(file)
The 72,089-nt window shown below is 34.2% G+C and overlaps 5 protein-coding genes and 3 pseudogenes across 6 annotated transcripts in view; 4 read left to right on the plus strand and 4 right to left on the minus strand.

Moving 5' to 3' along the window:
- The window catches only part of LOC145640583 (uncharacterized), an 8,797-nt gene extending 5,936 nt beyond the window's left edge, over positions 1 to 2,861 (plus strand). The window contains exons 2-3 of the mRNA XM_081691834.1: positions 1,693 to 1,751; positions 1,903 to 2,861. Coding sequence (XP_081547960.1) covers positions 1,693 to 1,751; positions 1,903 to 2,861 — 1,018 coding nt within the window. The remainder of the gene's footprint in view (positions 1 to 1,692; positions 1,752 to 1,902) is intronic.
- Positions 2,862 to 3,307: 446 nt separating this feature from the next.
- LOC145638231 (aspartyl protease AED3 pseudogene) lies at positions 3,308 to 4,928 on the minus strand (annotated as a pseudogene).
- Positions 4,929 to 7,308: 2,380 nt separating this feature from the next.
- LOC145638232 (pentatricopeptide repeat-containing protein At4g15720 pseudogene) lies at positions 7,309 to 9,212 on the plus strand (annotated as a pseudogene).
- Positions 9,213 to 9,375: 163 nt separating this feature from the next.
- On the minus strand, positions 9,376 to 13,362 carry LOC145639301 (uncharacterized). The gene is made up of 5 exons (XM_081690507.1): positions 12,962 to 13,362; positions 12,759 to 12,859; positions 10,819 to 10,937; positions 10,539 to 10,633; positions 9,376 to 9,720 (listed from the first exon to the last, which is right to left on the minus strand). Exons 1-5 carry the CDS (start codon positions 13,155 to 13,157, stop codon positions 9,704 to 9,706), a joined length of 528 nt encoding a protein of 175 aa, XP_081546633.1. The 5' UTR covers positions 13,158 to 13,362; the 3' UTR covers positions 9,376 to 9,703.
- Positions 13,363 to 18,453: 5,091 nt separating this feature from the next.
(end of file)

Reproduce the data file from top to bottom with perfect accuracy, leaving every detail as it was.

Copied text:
The 72,089-nt window shown below is 34.2% G+C and overlaps 5 protein-coding genes and 3 pseudogenes across 6 annotated transcripts in view; 4 read left to right on the plus strand and 4 right to left on the minus strand.

Moving 5' to 3' along the window:
- The window catches only part of LOC145640583 (uncharacterized), an 8,797-nt gene extending 5,936 nt beyond the window's left edge, over positions 1 to 2,861 (plus strand). The window contains exons 2-3 of the mRNA XM_081691834.1: positions 1,693 to 1,751; positions 1,903 to 2,861. Coding sequence (XP_081547960.1) covers positions 1,693 to 1,751; positions 1,903 to 2,861 — 1,018 coding nt within the window. The remainder of the gene's footprint in view (positions 1 to 1,692; positions 1,752 to 1,902) is intronic.
- Positions 2,862 to 3,307: 446 nt separating this feature from the next.
- LOC145638231 (aspartyl protease AED3 pseudogene) lies at positions 3,308 to 4,928 on the minus strand (annotated as a pseudogene).
- Positions 4,929 to 7,308: 2,380 nt separating this feature from the next.
- LOC145638232 (pentatricopeptide repeat-containing protein At4g15720 pseudogene) lies at positions 7,309 to 9,212 on the plus strand (annotated as a pseudogene).
- Positions 9,213 to 9,375: 163 nt separating this feature from the next.
- On the minus strand, positions 9,376 to 13,362 carry LOC145639301 (uncharacterized). The gene is made up of 5 exons (XM_081690507.1): positions 12,962 to 13,362; positions 12,759 to 12,859; positions 10,819 to 10,937; positions 10,539 to 10,633; positions 9,376 to 9,720 (listed from the first exon to the last, which is right to left on the minus strand). Exons 1-5 carry the CDS (start codon positions 13,155 to 13,157, stop codon positions 9,704 to 9,706), a joined length of 528 nt encoding a protein of 175 aa, XP_081546633.1. The 5' UTR covers positions 13,158 to 13,362; the 3' UTR covers positions 9,376 to 9,703.
- Positions 13,363 to 18,453: 5,091 nt separating this feature from the next.